In terms of 6% mortgages yes I wonder if they can go lower without a depression and deflation of 10% per annum......then the OCR will be <1% the Q is then where will the retail rate be...

For me the danger signal is bank profits are not only not down but increasing.....in a recession/stagnation that shouldnt be happening....IMHO.

regards

Hello

Yes banks would love to give the Ma n Pa kettles a good rorting.A good hike in the rates is what they clearly need.Banks need people who work an get paid regular money.The people don't have any money,the cost off living is sucking all the money out off the system.

Low rates has kept many working people with families from sinking.

The banks need new blood,they have the customers who owe them money already.

Bit like the casino sucking up all the welfare money,there is'nt any more in the system.

It is very difficult to earn extra income in NZ.This is why the black market is massive,nobody wants to pay the GST.

Take a look at the housing stock in NZ,just about every house needs a new roof.

People have been patching up things for 60 years,leaky homes all need major work.

Lift the rates an dollar would move to parity against the US.

No easy fix as there is way to many unemployable people that are sucking this country dry.

Big changes will have to take place,no working tax payer wants to pay out for this welfare merry go around.

Lift the rates an things would slow down even more.

 

Australia RB about to cut their OCR  - according to 11 of 17 economists .... http://www.nzherald.co.nz/business/news/article.cfm?c_id=3&objectid=1076...

Mind you they are on 4.5 ,  highest in developed world outside of Asia.  

And across the ditch: Staff of Treasurer Wayne Swan have telephoned bank executives to demand that any official rate cut this week be passed on in full, the Australian Financial Review reports.

Just watching concrete foundations being poured on a new house across the road (while working from home). Young family taking the plunge on a new build -  section $199,000 - house probably 300+ .  Part of a newly sub-divided site  -  850 m2  sections in Napier.   3 sections out of 4 sold.   1 started building.   So looks like people are getting on with their lives despite the doom & gloom   -    Low mortgage rates (relative to historic levels) probably helping people to build a new home.  Should provide work for tradies etc ...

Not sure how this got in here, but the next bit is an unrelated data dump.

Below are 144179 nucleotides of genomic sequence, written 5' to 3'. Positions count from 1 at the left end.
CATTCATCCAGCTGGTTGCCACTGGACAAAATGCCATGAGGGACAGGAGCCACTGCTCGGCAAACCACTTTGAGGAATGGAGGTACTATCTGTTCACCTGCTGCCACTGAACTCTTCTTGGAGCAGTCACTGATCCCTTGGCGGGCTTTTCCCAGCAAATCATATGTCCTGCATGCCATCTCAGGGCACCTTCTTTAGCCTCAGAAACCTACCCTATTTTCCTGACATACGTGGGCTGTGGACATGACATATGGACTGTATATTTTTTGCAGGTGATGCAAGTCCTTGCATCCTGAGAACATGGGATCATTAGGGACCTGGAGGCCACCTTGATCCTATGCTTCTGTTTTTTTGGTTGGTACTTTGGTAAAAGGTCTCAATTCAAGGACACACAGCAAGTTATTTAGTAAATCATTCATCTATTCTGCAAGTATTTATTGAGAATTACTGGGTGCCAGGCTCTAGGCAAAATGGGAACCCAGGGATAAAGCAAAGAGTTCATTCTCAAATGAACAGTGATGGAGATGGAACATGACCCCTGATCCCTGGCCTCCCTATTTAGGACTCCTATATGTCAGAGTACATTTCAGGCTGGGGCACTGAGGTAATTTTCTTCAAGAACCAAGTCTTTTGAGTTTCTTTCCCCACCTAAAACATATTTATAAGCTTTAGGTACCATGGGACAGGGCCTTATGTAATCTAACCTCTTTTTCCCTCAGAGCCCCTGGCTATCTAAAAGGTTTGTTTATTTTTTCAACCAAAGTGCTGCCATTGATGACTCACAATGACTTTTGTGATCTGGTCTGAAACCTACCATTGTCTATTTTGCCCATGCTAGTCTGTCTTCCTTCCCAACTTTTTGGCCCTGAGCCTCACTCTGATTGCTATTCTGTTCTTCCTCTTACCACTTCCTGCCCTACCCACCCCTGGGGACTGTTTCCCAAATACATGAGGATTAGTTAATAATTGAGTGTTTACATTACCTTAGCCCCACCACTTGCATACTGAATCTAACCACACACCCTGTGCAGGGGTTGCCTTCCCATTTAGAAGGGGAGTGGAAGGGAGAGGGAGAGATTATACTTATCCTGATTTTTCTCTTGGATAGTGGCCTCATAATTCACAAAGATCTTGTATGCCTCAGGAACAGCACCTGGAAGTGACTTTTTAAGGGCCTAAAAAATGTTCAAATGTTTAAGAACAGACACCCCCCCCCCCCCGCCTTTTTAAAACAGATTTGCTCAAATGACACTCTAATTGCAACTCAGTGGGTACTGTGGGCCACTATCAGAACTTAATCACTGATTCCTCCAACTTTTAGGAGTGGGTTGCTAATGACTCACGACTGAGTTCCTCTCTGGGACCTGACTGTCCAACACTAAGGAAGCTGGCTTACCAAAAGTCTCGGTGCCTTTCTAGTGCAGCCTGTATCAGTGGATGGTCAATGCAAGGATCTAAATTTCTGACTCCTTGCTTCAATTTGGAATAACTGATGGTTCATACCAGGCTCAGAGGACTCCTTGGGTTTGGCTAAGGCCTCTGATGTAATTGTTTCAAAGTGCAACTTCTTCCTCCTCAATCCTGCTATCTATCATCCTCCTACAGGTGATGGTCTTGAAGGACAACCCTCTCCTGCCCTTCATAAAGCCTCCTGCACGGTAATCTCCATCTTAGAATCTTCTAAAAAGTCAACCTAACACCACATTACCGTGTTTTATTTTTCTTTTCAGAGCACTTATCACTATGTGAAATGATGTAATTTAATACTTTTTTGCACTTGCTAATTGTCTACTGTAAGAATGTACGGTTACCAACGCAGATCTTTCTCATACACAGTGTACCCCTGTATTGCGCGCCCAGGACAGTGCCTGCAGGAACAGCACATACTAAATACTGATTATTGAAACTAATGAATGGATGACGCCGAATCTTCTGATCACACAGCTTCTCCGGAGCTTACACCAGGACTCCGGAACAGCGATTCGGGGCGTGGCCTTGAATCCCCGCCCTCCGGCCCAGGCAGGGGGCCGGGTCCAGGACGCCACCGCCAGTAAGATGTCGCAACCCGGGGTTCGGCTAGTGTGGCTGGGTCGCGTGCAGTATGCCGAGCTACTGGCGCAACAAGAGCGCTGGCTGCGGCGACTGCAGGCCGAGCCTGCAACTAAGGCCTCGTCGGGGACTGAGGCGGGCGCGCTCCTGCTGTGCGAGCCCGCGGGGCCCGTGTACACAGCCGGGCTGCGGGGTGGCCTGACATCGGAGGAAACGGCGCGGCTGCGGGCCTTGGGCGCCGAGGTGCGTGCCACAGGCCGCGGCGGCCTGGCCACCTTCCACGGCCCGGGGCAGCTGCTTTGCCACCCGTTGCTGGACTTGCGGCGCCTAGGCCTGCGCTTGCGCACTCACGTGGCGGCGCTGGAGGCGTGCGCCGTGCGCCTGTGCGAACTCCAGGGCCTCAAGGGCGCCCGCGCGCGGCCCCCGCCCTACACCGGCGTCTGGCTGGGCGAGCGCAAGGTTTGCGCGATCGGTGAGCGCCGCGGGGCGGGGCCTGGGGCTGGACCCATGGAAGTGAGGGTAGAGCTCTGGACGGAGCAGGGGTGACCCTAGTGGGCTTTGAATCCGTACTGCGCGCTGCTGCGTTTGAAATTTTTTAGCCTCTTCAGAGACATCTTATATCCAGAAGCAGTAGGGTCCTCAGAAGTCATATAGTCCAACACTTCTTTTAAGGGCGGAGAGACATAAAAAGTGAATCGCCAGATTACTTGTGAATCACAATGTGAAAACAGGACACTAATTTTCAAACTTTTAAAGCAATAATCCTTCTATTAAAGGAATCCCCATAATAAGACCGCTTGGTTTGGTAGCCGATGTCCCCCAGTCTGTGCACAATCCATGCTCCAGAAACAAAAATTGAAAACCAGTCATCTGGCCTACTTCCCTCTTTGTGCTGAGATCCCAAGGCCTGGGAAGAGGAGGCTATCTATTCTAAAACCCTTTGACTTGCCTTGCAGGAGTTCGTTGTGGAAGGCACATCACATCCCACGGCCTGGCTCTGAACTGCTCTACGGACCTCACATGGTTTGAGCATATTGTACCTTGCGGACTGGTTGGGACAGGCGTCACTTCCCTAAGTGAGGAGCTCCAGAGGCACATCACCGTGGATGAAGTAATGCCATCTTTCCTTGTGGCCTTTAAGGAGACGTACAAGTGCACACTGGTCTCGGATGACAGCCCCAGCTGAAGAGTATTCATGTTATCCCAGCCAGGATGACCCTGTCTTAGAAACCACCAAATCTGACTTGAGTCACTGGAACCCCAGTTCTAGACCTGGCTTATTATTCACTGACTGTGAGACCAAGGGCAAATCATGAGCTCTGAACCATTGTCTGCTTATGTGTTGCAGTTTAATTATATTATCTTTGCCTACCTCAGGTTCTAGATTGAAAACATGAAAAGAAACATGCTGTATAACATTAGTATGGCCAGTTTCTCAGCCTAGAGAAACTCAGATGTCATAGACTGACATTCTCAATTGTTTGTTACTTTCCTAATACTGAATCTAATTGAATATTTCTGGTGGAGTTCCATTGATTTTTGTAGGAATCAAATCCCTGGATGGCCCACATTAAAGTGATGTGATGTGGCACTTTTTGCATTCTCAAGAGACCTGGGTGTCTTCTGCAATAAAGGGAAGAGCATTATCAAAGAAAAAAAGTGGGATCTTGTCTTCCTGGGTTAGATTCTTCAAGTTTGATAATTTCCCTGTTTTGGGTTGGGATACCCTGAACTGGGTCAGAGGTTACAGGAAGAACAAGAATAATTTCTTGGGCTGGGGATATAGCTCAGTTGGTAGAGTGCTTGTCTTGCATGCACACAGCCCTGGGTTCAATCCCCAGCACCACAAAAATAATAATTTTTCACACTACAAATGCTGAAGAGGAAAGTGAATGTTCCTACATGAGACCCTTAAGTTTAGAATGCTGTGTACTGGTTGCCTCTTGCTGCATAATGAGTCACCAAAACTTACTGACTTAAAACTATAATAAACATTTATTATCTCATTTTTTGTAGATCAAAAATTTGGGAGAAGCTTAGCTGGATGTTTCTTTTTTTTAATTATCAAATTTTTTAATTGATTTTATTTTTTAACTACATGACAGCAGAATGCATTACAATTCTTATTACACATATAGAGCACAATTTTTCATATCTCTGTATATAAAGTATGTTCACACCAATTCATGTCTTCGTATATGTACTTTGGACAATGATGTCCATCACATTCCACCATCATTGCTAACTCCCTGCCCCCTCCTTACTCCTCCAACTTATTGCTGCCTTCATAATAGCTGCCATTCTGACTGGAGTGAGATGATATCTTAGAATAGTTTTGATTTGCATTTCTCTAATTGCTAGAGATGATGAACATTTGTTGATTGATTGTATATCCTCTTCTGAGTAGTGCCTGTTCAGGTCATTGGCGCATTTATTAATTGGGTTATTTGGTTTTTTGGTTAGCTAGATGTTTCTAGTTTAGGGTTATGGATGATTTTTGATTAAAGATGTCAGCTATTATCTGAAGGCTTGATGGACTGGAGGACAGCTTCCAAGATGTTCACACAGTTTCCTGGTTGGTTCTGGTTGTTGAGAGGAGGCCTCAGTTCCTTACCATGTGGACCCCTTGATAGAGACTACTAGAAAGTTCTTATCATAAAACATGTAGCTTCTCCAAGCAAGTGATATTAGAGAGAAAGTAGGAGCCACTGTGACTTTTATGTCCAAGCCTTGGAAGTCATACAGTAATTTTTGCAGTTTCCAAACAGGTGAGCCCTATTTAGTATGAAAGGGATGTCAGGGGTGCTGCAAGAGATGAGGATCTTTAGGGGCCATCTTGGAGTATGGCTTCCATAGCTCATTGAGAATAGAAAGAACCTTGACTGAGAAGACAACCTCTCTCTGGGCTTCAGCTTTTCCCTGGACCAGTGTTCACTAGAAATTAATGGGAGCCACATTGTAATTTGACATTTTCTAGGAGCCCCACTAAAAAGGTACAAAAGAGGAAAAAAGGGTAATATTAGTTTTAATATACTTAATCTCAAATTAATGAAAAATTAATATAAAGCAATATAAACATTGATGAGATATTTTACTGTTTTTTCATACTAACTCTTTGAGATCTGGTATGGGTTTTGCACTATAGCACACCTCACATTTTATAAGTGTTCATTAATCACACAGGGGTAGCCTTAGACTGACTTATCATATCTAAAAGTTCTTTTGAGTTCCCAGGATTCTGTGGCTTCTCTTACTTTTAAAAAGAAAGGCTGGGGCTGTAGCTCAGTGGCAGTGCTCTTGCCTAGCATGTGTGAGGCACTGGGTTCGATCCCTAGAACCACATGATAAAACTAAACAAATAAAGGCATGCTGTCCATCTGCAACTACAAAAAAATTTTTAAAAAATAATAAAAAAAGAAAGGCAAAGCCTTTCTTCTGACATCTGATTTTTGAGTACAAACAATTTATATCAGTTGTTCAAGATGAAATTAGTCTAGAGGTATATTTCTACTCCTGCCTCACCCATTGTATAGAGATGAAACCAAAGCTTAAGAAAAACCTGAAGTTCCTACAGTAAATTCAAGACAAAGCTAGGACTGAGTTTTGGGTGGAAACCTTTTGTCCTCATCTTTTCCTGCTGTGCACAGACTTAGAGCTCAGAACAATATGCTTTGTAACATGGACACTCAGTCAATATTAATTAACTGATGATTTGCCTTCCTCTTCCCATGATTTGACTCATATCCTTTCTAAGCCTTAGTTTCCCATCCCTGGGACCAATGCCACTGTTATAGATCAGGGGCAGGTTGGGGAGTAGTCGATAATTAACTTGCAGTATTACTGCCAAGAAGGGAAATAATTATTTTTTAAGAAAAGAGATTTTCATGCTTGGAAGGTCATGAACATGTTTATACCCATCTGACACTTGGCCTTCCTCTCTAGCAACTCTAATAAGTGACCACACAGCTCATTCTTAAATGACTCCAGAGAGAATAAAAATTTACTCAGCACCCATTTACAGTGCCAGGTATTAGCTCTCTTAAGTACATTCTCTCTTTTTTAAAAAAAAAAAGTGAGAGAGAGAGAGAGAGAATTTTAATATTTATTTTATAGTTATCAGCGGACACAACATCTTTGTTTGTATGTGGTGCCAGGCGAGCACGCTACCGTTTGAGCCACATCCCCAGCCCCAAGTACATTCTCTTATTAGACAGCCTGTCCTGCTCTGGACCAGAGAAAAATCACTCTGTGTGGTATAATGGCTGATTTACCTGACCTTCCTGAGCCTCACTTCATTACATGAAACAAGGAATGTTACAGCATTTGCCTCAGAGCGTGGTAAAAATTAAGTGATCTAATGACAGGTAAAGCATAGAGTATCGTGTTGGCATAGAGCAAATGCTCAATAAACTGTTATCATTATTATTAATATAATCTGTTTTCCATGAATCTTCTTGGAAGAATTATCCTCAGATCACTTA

You RE agents and property developers are gonna have to come up with better spin. Right now the crap you're peddling is hopelessly unrealistic and obviously just more of your old bullsh*t. You'll never talk the market up again that way.

Actually I have no association with RE or property development. I am simply a salaried citizen looking out my front window! 

(OK - well I am hoping my house RV increases, surely doesn't make me a developer). 

The house being built is on a section which has roughly retained 2007 market value. The new build will be 300-350k.  So a new house in provincial NZ in a good suburb still 500-550k.  Which part of "quality property is not going to devalue drastically in NZ" don't you understand?     

It's the $199k for the section that's going to lose it's 'quality' price. In a country with so much undeveloped  land, that has to happen. Same will happen in Oz.

http://www.macrobusiness.com.au/2011/10/land-deflates/

Mate who is going to believe you? This place is infested with 'undercover' real estate agents and with developers -- it always has been. True there have not been so many active lately with the property market drilling it's way down to the centre of the earth but they are still around and easy to spot -- they are the ones who sound all chirpy ( very falsely!! ) and try to paint a rosy picture of the property market!

Ha ha quite funny to be mistaken for a PI! Maybe I exuded too much positivity on a sunny day in hawkesbay. Watching a new house being built is like hearing a young couple is having. A baby. An expression of hope. Yeah well section $$ may go down but Materials ar still expensive, tried building a fence lately? 1000s of $$$